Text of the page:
Saskatchewan Doctor Shortages: Humanism vs. Structuralism

719 Words2 Pages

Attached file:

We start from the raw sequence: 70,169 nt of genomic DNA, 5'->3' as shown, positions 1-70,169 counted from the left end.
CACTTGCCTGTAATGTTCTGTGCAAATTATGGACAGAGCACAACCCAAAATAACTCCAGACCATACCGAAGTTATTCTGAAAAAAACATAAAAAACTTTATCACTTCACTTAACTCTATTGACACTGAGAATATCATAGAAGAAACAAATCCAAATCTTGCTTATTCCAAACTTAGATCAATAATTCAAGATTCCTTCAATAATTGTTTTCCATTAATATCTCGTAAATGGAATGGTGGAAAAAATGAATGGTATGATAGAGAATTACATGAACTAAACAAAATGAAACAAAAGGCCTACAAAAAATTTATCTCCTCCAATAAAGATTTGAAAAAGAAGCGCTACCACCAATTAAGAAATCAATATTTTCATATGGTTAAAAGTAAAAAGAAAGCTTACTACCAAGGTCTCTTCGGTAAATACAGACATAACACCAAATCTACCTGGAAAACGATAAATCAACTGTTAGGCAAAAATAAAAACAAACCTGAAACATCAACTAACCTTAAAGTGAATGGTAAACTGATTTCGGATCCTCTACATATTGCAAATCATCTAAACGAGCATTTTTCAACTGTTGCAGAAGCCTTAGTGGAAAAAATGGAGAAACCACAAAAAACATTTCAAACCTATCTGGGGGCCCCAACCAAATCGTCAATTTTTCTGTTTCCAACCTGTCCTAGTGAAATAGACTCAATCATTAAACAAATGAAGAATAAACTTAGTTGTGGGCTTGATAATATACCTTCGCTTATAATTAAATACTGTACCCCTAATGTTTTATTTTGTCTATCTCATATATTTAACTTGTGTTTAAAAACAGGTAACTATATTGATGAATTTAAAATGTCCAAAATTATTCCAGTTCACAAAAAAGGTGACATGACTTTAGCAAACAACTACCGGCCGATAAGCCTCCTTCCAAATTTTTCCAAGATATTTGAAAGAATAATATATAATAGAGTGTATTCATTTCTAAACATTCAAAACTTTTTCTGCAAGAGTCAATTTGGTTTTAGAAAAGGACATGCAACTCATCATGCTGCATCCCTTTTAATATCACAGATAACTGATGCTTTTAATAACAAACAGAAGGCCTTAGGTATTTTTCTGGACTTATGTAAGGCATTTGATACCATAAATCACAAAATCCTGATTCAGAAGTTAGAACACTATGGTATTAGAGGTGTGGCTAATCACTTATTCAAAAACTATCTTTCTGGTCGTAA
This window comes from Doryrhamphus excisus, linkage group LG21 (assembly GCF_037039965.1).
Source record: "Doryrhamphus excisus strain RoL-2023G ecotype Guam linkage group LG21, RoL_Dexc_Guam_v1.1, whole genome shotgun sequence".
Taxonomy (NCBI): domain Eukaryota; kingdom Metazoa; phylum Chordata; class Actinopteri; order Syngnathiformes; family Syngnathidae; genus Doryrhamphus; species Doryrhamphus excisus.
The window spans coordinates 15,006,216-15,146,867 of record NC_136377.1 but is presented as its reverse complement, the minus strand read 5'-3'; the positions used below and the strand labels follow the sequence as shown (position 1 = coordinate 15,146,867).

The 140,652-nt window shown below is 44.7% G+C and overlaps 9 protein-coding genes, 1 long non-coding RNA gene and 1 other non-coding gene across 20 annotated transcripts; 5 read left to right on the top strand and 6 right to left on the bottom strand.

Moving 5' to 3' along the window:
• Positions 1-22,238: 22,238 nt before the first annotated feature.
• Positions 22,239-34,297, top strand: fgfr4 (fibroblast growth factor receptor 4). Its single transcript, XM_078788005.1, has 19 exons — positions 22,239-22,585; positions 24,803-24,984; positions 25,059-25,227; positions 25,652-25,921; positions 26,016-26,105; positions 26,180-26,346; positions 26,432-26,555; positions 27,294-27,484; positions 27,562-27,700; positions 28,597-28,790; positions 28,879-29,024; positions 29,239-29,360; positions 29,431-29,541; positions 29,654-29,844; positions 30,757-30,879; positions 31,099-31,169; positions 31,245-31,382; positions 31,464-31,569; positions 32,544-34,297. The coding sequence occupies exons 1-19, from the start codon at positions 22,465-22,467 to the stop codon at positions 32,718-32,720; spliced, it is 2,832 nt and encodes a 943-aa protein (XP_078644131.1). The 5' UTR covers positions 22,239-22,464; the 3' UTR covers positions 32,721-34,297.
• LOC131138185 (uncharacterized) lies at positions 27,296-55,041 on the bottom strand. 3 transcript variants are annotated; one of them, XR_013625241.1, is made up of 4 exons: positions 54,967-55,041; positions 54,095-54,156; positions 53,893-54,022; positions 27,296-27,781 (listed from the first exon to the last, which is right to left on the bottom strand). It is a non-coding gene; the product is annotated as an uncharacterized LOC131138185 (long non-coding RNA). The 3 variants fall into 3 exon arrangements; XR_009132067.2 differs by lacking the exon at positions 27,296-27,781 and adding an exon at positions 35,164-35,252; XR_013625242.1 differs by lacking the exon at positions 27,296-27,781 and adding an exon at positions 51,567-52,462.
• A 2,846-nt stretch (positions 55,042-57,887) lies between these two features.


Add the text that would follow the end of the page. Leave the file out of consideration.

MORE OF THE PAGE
Saskatchewan’s governmental agencies approach to the shortage of doctors in the province favors too much the structuralist approach and would be more effective in the long term if switched to a humanistic approach. Throwing money at a problem may work for a little bit but what happens when the money runs out? So are current programs a true fix or a short-term solution doomed to fail. We look at the possible causes for the shortage of doctors and then examine the governmental responses put in place to deal with the problem, both past and present. We look at which perspectives are more successful between the structuralist approach and the humanist approach when it comes to the Canadian health care system. The Saskatchewan heath care system is made up of several provincial, regional and local organizations, which provide the people their basic right to reasonable health care (“Health Systems,” 2014). Not having enough health care providers seem to be a problem, which Canada as a whole has struggled with (“College of Family,” 2014). The shortages of medical providers have lead to major discrepancies in the level of patient care between major urban centers and rural areas (Howlett, 2013). In the case of Saskatchewan many communities are facing this challenge, not only rural areas but also the capital city of the province (“Saskatchewan ER,” 2013). Stats Canada has showed that the number of physicians is at a historic high, yet Saskatchewan still face shortages (Howlett, 2013). There are many possibilities to consider when looking for a cause of this problem. Typically work force problems are looked at as an issue of supply and demand (Dauphinee, 2005). Workforce numbers in Canada as a whole are monitored from several databases (Dauphinee, 2005). But when predicting future trends its hard to account for everything (Dauphinee, 2005). The population continues to increase (“New Incentive,” 2013). As of January 1, 2014 there are 1, 117, 503 people in Saskatchewan, which is an increase of 20,056 from the previous year (“New Incentive,” 2013). More people means more medical care. This can cause a strain on the current medical professionals (“New Incentive,” 2013). In the 1990s the government made the decision to cut back on physician production because it though that it had enough physicians (Dauphinee, 2005). This lead to the greatest net loss of Canadian physicians to other countries, primarily the united states (Dauphinee, 2005). It was approximated that 508 physicians left in 1996 (Dauphinee, 2005).

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